The Community Right to Bid: right of appeal

9.  Owners have the right to ask a local authority to review its decision to list their property as an Asset of Community Value (ACV) and, if necessary, the right to appeal against that review to the First-tier Tribunal Property Chamber (Residential Property). If a community group wishes to challenge their council's decision not to list an asset, the best course, where new and material information comes to light, is to submit a fresh application for nomination. If new evidence comes to light or the situation materially changes all groups should be able to re-nominate immediately. If they wish to challenge a decision, however, including if they believe the authority has not applied the statutory test correctly, they should be able to appeal to an independent tribunal. We recommend that the Government consult on (i) allowing for immediate re-nomination where new and material information arises and (ii) the introduction of a nominator's right to appeal against a local authority's decision not to list an asset as an ACV. (Paragraph 26)

The Community Right to Bid: sale as 'going concern'

10.  We recommend that the Government, as part of its review of Community Rights later in 2015, bring forward proposals to close the loophole in the current legislation which allows an Asset of Community Value to be sold as a going concern when the buyer has no intention of retaining it in its current use. (Paragraph 28)

The Community Right to Bid: nature of support for communities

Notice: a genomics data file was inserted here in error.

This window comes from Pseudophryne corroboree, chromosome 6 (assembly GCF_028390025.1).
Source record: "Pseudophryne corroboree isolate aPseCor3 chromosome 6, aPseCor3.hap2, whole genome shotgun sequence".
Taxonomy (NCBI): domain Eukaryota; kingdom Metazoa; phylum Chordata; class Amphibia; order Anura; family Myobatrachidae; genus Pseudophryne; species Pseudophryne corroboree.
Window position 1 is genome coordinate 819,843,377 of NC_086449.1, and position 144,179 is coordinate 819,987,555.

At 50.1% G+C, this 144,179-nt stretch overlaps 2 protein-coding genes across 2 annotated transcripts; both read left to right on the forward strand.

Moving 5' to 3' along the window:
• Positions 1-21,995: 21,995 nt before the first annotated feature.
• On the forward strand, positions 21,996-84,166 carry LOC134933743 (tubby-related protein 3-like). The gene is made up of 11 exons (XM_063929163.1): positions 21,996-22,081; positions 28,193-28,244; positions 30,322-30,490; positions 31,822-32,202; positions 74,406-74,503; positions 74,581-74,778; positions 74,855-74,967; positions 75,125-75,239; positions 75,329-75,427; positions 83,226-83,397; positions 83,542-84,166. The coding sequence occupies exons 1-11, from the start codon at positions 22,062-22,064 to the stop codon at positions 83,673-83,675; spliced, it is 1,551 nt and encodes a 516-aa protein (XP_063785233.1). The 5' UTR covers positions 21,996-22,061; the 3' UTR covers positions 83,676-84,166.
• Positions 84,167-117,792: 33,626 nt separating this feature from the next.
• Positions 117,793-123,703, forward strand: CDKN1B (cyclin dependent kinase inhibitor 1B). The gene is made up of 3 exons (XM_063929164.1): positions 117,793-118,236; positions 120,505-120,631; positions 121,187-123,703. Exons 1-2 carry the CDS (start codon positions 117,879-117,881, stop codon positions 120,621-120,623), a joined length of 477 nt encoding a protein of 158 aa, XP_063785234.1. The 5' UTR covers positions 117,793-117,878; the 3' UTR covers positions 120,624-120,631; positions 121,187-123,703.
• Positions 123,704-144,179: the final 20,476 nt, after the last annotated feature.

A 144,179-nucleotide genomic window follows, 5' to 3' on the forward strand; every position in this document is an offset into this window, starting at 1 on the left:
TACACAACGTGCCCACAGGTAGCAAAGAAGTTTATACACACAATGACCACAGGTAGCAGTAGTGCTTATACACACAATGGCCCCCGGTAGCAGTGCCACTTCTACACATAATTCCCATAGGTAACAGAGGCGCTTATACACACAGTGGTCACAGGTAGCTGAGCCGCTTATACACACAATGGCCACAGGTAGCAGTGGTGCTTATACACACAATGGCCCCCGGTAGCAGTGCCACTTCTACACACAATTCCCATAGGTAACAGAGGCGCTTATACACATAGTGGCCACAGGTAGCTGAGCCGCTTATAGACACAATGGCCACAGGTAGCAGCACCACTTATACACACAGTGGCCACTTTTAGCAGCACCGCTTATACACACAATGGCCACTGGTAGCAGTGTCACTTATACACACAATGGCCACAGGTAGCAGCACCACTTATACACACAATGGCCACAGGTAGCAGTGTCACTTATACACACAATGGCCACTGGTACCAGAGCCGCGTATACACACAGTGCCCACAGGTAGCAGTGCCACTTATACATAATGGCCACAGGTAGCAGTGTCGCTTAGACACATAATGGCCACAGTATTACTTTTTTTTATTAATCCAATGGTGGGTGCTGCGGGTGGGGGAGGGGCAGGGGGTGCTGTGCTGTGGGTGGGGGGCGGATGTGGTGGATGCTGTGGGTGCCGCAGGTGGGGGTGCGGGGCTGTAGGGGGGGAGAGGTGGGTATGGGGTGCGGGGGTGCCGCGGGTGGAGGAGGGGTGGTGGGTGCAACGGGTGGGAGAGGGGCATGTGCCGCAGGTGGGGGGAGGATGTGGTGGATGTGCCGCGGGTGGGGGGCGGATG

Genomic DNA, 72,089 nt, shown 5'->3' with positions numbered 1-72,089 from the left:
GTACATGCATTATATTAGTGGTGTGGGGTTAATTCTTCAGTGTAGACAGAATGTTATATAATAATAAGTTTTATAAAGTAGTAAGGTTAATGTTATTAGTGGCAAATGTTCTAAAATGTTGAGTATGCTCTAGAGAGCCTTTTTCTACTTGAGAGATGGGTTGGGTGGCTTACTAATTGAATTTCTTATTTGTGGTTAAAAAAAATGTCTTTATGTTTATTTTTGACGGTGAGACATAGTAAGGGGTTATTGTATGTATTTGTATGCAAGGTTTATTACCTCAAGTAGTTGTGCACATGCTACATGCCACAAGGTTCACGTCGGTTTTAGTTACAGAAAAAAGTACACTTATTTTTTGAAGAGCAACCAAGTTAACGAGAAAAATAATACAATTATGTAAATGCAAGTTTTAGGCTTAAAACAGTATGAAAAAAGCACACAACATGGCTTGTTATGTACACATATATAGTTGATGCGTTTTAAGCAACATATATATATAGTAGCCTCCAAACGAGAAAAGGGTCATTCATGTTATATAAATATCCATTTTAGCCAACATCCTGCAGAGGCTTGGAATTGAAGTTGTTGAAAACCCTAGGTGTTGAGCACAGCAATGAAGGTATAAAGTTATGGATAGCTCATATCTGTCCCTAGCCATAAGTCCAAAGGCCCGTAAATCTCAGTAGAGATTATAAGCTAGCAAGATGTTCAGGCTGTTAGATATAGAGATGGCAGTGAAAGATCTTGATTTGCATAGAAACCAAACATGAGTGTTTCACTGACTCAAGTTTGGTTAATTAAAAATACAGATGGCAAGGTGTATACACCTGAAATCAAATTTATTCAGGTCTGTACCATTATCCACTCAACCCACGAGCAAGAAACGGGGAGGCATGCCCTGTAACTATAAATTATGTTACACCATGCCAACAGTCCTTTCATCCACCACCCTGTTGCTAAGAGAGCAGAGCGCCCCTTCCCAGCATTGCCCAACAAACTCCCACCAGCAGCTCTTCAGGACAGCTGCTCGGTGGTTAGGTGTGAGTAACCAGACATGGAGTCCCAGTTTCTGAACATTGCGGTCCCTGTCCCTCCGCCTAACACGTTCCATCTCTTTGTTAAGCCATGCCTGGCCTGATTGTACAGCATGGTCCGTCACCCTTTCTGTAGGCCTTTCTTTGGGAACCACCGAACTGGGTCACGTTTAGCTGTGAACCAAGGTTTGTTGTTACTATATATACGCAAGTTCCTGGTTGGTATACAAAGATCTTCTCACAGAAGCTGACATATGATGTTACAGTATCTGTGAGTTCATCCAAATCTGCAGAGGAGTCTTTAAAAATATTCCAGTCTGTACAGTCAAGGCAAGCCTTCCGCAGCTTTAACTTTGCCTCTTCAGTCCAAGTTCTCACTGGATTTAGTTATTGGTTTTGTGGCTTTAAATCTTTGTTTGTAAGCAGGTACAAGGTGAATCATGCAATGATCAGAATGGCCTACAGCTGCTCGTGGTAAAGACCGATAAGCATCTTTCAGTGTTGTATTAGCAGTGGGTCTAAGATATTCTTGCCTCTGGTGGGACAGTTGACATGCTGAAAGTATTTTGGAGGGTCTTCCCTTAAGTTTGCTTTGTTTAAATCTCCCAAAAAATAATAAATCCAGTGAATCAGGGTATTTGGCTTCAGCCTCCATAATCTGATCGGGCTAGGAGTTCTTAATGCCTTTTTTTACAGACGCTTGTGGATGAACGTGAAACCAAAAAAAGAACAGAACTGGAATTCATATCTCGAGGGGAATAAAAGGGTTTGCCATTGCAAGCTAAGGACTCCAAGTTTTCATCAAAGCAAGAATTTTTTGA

11.  Communities will continue to require support as they seek to acquire Assets of Community Value from community and private owners, and from public bodies in areas of high land value. But public bodies facing spending reductions, or those in areas with lower land values, may look voluntarily to transfer more public assets to local people. If more community groups are offered assets, more support may be required to ensure they have sound business plans in place and are aware of the costs of running the asset. If, as a result of that process, the group decides it is not equipped or the asset is in fact a liability, the time and money should not be considered wasted; it may in fact prevent waste. Resources should be directed at preparation for transfer and prevention of problems, but there may also be a case for setting aside a small amount as a safety net for groups struggling to maintain community assets. We recommend that Government consider whether a greater proportion of overall funding to support Community Rights be directed to ensure local people are adequately prepared to take on the public assets they are offered. (Paragraph 32)

The Community Right to Build